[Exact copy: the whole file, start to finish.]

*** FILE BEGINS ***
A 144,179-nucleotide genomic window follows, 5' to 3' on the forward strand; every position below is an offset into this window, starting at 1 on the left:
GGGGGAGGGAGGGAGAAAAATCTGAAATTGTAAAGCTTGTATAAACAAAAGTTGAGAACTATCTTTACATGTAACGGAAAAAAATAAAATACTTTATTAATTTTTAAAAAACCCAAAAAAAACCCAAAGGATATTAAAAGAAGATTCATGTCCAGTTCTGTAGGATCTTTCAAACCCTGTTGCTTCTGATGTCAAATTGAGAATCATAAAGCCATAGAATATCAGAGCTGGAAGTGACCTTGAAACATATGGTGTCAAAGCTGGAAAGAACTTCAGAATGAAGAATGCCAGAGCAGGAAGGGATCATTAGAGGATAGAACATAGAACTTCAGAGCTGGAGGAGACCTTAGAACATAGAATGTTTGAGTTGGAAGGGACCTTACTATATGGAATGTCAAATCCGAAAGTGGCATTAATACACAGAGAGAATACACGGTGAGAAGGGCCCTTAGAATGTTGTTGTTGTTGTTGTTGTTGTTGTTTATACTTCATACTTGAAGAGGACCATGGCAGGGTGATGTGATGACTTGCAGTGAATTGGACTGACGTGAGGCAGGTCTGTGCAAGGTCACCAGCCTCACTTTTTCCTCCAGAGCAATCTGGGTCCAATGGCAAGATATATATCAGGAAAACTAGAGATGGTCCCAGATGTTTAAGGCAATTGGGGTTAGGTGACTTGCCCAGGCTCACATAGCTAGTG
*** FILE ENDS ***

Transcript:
A 144,179-nucleotide genomic window follows, 5' to 3' on the forward strand; every position below is an offset into this window, starting at 1 on the left:
GGGGGAGGGAGGGAGAAAAATCTGAAATTGTAAAGCTTGTATAAACAAAAGTTGAGAACTATCTTTACATGTAACGGAAAAAAATAAAATACTTTATTAATTTTTAAAAAACCCAAAAAAAACCCAAAGGATATTAAAAGAAGATTCATGTCCAGTTCTGTAGGATCTTTCAAACCCTGTTGCTTCTGATGTCAAATTGAGAATCATAAAGCCATAGAATATCAGAGCTGGAAGTGACCTTGAAACATATGGTGTCAAAGCTGGAAAGAACTTCAGAATGAAGAATGCCAGAGCAGGAAGGGATCATTAGAGGATAGAACATAGAACTTCAGAGCTGGAGGAGACCTTAGAACATAGAATGTTTGAGTTGGAAGGGACCTTACTATATGGAATGTCAAATCCGAAAGTGGCATTAATACACAGAGAGAATACACGGTGAGAAGGGCCCTTAGAATGTTGTTGTTGTTGTTGTTGTTGTTGTTTATACTTCATACTTGAAGAGGACCATGGCAGGGTGATGTGATGACTTGCAGTGAATTGGACTGACGTGAGGCAGGTCTGTGCAAGGTCACCAGCCTCACTTTTTCCTCCAGAGCAATCTGGGTCCAATGGCAAGATATATATCAGGAAAACTAGAGATGGTCCCAGATGTTTAAGGCAATTGGGGTTAGGTGACTTGCCCAGGCTCACATAGCTAGTG